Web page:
Feeling at Home with Savages (Competition entry LONDON)
There are threads that bind me to London. Some are thicker than others but they are all strong. I didn't’t know they were there at first, now I treasure them. There are threads that link me to great moments in history and to great writers such as Oscar Wilde and Rudyard Kipling.
I was born in Belfast, Northern Ireland in 1962 and was unaware of the threads. I knew that my father was English but I had no interest in finding out more about his family. I liked my surname, Catling, it was unusual but that was the end of my interest. As I grew older and moved to London, to work I became more interested in my family history.
That is when I became aware of the dark green book.
I am holding it my hands now. A faded, dark green book. Its hard-back cover feels like fine linen and smells like dust. The chalky feeling, cream coloured pages are sprinkled with toast coloured, age spots. Its spine withered with age. Some of the internal bindings are stretched so that the threads are evident.
The opening page says:
MY LIFE’S PILGRIMAGE
By THOS. CATLING
Formerly Editor of “Lloyds’ Weekly Newspaper”
JOHN MURRAY, ALBEMARLE STREET
This is a book that has been in my family for 105 years.
It is the incredible life story of my Great, Great Grandfather Thomas Catling.
Thomas was born in Cambridge on September 23rd 1838. Life was hard growing up and with little money coming in from his fathers gardening business, Thomas had to go out to work. He started work at the age of 12 at the Cambridge Chronicle where his job was to ‘take off’ the sheets of paper as they came off the printing drum. By 1845 and now a fifteen year old boy, Thomas set out to work in London to earn more.
Sitting here 171 years in the future I feel an immense sense of wonder and pride at the courage of this 15 year old boy setting out on his own to begin a career in London.
Using the experience he gained working at the Cambridge Chronicle, Thomas secured a position as a typesetter with Lloyds Weekly Newspaper, one of London’s first Sunday Newspapers. Edward Lloyd launched Lloyd’s Weekly Newspaper 1842. It was the first of three popular papers to be created for those who had the leisure time to read on Sundays.
Over the next 53 years Thomas went on to craft an extraordinary career with the paper. That sort of loyalty and service to one employer is unheard of today. Beginning in 1845 as a typesetter Thomas was eventually to serve as the editor of the paper for 25 years until 1904.
On 16th February 1896, Lloyd’s Weekly became the only British newspaper in the nineteenth century to sell more than a million copies.
Threads of Thomas’s story reach out to me from the book. He was the editor of this Sunday ‘newspaper for the people’ and as a result he came into contact with many prominent people of his day. He recounts how he spoke to Rudyard Kipling:
“When I asked Mr.Rudyard Kipling for a story he answered he found it impossible to guarantee work in advance with out damaging it’s quality”
He recounts how on one Saturday afternoon in May 1895 he looked in at The Old Bailey and just managed to squeeze his way on to the Bench as Mr. Justice Wills concluded his summing up at the second trial of Oscar Wilde. Thomas was there, waiting in the courtroom for the verdict.
The verdict was the maximum punishment of two years imprisonment with hard labour and Thomas writes with compassion in his notebook:
“ As Wilde heard the sentence, he raised his right arm and gazed forward with a look of horror such as I have never seen on the face of any other man. Although his mouth opened and his tongue moved, no sound reached the court. Yet another other effort he made, the anguish deepened on his torture-stricken face as he was gently turned towards the stairs and handed down from the Dock”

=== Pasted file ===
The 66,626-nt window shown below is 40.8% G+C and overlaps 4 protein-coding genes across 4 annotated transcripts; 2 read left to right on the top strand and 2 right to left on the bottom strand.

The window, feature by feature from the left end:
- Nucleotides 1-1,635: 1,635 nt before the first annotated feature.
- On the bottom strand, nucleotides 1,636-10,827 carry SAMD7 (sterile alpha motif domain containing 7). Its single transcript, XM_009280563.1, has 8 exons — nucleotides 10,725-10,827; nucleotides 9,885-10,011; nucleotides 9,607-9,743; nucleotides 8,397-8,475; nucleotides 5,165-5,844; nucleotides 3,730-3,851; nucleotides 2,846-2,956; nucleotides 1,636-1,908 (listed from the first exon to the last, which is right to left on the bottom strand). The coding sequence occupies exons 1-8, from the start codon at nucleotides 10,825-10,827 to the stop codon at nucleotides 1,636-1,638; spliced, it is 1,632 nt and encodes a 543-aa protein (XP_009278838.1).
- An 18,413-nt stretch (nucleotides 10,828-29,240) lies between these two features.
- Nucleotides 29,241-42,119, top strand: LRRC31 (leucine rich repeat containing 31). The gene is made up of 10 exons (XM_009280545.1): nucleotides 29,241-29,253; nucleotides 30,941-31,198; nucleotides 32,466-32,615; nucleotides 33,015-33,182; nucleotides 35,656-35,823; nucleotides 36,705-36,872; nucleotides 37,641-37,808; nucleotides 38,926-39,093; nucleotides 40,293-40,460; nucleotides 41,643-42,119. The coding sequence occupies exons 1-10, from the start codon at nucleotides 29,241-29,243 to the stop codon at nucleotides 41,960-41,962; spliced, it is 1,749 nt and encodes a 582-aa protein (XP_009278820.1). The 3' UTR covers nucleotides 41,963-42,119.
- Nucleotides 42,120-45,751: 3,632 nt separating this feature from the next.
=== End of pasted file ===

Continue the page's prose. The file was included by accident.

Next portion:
I was enthralled reading about Thomas’s tales of encounters with people of his time who now have almost mythical status.
But one thread in particular caught my attention.
My father had always struck me as a character straight out of a P. G. Wodehouse novel. I imagine Dad would have been friends with Geeves. He was always immaculately groomed and had, to my ear, a very ‘posh’ English accent. He had told me of his wealthy and privileged childhood growing up in Wargrave on Thames in a house on the banks of the river Lodden. He had a gentleman’s gentleman to dress him in the morning and his father collected Rolls Royce cars for a hobby. His coming of age included becoming a member in an exclusive gentleman’s club in London and of course membership of the Masons. It all seemed strange, exclusive and possibly misogynistic to me. But when I don’t understand something I research. On reading more in Thomas’s book – My Life’s Pilgrimage’ I found reference to a gentleman’s club called ‘The Savages’. With a name like that, I had to find out more and so I began with Google to find out more.
The founding meeting of the club was held on the 12th October 1857. The club was set up to be ‘a meeting of gentlemen connected with literature and the fine arts, and warmly interested in the promotion of Christian knowledge, and the sale of exciseable liquors'
Many of the members were drawn from the ranks of bohemian journalists and writers for The Illustrated London News who considered themselves unlikely to be accepted into the older, arts related Garrick Club. Guests and members included Mark Twain, Charlie Chaplin and even Oswald Mosley, founder of the British Union of Fascists, who arrived as a guest of Henry Williamson, author of Tarka the Otter, but was asked to leave.
So again a rich and intriguing history – made all the more interesting to me as I learned that in the Savages nineteenth year Thomas joined. It was at this time that the Savages were becoming more organised and so he is named as one of the founder members. He recalls, “Since January 1876, when I was appointed one of the honorary auditors, I have continued in office, being re-elected each year”
It didn't’t take me long on Google to find that that The Savage Club still existed and I got in touch with them immediately. Their archivist was excited to hear from me as he knew my name, Catling, how exciting.
I agreed to share with them what I had on my Great, Great Grandfather Thomas and they were delighted.
That is when I had an idea!
We were living in London and it would be wonderful to find out more about the Savages.
It is an all men’s club and so of course I couldn’t join – but my husband could. I talked with him about it and, being a modern man, he hesitated. He was unsure about joining a ‘men only’ club, as it seemed dated. But I insisted and so, he went for a meeting at the Savage Club – for me. I was excited, this was living history and another thread.